Scientists Control Microscopic Flowers’ Shape As They Grow

Scientists Control Microscopic Flowers’ Shape As They Grow

Scientists are able to manipulate these plants into different configurations and sizes

Ross Brooks
  • 20 may 2013

Getting something to grow on a microscopic level is fairly straightforward – what makes these flowers different is that Wim Noorduin has figured out a way to control their shape using different variables.

Controlling factors such as temperature, pH and carbon dioxide content allowed the researchers to direct the growth of these nano-flowers. The reason for flowers, stems and vases was due to their relatively simple shapes, making the first attempts at influencing how these cultures grow a little bit easier.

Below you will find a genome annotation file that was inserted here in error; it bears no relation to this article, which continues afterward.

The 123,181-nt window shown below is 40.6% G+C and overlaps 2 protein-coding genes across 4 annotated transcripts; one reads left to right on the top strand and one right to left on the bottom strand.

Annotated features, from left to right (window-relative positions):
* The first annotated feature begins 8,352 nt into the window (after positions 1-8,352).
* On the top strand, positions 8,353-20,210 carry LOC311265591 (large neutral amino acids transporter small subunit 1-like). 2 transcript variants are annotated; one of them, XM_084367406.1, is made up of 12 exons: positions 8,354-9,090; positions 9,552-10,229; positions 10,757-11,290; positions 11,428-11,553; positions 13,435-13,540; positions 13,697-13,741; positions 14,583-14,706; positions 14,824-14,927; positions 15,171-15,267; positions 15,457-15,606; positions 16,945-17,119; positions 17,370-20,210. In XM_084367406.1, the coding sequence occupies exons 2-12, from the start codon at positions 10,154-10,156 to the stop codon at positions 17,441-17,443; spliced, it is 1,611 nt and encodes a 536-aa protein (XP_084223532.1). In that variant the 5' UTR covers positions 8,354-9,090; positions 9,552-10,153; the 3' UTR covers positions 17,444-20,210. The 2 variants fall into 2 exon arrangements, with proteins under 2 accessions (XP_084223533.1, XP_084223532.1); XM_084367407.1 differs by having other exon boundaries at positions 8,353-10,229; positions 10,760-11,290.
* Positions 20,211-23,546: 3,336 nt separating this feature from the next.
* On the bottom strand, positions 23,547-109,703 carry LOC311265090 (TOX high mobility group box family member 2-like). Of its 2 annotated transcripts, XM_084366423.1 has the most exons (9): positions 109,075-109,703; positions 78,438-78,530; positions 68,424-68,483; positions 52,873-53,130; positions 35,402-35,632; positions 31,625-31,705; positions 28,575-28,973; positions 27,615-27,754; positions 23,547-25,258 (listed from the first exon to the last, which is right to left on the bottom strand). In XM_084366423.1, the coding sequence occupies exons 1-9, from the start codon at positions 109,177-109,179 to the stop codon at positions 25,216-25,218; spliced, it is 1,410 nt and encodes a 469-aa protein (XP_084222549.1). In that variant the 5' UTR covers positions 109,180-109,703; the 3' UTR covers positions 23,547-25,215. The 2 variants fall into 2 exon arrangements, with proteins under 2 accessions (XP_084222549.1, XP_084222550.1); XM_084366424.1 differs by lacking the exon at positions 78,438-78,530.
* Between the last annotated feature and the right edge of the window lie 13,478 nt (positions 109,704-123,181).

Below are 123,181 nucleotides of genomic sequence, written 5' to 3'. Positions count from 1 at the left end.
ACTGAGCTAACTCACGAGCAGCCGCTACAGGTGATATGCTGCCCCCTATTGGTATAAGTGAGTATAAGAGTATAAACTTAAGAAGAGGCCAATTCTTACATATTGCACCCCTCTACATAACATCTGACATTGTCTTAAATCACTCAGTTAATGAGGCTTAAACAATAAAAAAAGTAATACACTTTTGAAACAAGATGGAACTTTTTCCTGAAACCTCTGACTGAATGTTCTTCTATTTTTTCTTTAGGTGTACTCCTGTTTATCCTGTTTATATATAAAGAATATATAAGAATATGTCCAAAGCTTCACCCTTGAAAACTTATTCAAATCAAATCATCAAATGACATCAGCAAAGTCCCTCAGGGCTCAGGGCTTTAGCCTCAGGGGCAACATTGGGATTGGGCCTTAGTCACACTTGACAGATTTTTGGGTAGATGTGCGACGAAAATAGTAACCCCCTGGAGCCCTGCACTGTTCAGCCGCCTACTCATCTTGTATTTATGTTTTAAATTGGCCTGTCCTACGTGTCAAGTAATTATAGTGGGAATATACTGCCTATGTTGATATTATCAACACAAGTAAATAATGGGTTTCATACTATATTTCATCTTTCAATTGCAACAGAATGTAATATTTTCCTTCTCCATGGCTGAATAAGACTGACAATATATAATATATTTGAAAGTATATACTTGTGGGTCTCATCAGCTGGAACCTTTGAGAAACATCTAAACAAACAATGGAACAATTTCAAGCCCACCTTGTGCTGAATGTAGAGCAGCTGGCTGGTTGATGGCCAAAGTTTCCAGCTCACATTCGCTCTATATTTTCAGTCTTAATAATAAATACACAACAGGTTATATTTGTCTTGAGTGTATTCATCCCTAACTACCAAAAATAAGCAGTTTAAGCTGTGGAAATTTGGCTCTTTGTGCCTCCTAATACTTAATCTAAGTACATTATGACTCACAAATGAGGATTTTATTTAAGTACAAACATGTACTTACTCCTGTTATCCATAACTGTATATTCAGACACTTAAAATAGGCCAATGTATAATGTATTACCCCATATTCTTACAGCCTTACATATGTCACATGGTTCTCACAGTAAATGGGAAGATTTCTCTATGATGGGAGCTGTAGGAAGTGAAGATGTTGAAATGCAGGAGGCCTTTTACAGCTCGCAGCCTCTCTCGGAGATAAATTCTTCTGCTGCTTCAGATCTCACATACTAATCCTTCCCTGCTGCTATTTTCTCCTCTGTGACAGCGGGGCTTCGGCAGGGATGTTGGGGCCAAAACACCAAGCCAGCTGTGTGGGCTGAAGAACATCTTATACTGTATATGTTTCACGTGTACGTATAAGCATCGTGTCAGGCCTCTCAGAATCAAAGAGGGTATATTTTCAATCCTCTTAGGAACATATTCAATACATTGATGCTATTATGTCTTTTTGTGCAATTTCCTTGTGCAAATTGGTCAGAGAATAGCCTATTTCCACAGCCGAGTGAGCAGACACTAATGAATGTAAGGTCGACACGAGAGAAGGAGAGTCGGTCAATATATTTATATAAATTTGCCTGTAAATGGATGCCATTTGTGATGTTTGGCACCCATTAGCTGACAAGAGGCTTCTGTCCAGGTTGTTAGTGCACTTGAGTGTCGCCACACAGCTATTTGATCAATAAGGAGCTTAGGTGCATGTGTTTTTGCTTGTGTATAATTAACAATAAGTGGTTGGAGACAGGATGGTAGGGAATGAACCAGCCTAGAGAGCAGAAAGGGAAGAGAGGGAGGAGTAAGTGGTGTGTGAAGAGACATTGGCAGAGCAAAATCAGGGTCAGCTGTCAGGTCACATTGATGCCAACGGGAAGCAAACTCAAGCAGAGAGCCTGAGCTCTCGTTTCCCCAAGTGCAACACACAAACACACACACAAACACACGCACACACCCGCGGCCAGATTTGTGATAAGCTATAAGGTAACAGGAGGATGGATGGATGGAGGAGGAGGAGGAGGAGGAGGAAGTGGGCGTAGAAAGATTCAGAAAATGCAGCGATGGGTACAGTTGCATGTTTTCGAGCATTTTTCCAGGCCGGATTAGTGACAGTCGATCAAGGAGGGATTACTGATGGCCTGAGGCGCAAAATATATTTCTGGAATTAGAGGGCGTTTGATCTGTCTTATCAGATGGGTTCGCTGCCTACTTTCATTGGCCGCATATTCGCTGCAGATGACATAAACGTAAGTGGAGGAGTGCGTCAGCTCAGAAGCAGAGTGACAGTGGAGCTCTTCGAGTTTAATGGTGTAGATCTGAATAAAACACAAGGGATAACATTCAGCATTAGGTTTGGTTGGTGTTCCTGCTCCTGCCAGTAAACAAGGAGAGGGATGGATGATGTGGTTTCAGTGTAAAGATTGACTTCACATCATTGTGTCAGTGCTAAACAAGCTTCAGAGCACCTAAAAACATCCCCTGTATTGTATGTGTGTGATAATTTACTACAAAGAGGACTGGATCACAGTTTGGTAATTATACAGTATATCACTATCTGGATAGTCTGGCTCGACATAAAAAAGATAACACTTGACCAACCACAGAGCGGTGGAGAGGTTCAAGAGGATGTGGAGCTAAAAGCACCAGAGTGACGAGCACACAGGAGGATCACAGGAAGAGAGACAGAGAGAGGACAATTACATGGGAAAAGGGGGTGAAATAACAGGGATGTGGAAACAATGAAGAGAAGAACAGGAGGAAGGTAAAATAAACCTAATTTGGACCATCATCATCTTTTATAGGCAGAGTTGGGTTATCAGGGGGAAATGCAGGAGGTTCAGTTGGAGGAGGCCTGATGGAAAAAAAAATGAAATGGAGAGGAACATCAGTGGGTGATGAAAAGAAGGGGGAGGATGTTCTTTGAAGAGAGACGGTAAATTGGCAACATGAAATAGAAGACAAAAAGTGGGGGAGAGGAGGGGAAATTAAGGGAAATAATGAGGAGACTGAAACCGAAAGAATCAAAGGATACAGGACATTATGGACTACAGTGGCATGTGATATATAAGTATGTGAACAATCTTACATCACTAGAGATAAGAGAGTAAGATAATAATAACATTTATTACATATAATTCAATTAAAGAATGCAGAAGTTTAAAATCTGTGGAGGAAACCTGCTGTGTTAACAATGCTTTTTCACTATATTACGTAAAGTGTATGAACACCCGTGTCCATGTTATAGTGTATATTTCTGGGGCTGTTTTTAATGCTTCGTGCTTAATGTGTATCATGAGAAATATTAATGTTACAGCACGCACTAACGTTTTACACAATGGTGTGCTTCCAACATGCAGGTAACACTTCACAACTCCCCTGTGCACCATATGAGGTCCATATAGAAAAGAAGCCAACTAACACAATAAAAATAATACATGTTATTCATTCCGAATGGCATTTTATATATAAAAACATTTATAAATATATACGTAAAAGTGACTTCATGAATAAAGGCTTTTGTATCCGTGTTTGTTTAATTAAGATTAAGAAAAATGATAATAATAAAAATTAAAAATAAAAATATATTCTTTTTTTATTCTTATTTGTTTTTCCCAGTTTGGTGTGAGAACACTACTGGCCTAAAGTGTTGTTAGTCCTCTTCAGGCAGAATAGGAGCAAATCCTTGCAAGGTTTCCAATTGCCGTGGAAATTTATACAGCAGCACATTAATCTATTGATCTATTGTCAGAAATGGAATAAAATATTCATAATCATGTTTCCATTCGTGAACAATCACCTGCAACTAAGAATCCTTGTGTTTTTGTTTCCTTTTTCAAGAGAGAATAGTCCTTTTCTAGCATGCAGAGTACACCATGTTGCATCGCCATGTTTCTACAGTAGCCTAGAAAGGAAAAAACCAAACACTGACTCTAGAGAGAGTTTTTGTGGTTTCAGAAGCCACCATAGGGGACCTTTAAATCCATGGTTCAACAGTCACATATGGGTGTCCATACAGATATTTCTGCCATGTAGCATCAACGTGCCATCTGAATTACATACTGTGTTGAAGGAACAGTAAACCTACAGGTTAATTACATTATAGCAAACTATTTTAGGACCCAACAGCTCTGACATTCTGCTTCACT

As described by Noorduin, all you need is a beaker of water mixed with barium salts and sodium silicate, a flat plate to put inside the beaker for the flowers to grow on, and a lid.


Wim Noorduin

+carbon dioxide
+Harvard University

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